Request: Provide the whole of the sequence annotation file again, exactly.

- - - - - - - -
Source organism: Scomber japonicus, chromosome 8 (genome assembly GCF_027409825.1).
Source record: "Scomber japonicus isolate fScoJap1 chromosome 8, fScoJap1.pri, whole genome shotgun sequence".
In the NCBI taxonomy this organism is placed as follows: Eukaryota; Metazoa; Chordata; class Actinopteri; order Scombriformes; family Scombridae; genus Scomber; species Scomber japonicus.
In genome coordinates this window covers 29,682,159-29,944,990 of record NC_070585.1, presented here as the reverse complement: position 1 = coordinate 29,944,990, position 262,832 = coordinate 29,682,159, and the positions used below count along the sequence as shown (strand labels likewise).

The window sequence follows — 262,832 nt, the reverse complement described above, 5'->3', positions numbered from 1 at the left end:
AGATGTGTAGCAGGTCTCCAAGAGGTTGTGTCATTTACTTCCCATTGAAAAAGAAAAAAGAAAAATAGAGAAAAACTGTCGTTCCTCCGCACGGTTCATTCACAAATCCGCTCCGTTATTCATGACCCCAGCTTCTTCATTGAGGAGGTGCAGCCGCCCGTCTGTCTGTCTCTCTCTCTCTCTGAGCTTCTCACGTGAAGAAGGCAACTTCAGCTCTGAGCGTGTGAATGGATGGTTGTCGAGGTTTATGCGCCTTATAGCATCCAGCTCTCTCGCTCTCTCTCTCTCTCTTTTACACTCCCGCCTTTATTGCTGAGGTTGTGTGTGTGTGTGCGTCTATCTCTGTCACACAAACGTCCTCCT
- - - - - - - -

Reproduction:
Source organism: Scomber japonicus, chromosome 8 (genome assembly GCF_027409825.1).
Source record: "Scomber japonicus isolate fScoJap1 chromosome 8, fScoJap1.pri, whole genome shotgun sequence".
In the NCBI taxonomy this organism is placed as follows: Eukaryota; Metazoa; Chordata; class Actinopteri; order Scombriformes; family Scombridae; genus Scomber; species Scomber japonicus.
In genome coordinates this window covers 29,682,159-29,944,990 of record NC_070585.1, presented here as the reverse complement: position 1 = coordinate 29,944,990, position 262,832 = coordinate 29,682,159, and the positions used below count along the sequence as shown (strand labels likewise).

The window sequence follows — 262,832 nt, the reverse complement described above, 5'->3', positions numbered from 1 at the left end:
AGATGTGTAGCAGGTCTCCAAGAGGTTGTGTCATTTACTTCCCATTGAAAAAGAAAAAAGAAAAATAGAGAAAAACTGTCGTTCCTCCGCACGGTTCATTCACAAATCCGCTCCGTTATTCATGACCCCAGCTTCTTCATTGAGGAGGTGCAGCCGCCCGTCTGTCTGTCTCTCTCTCTCTCTGAGCTTCTCACGTGAAGAAGGCAACTTCAGCTCTGAGCGTGTGAATGGATGGTTGTCGAGGTTTATGCGCCTTATAGCATCCAGCTCTCTCGCTCTCTCTCTCTCTCTTTTACACTCCCGCCTTTATTGCTGAGGTTGTGTGTGTGTGTGCGTCTATCTCTGTCACACAAACGTCCTCCT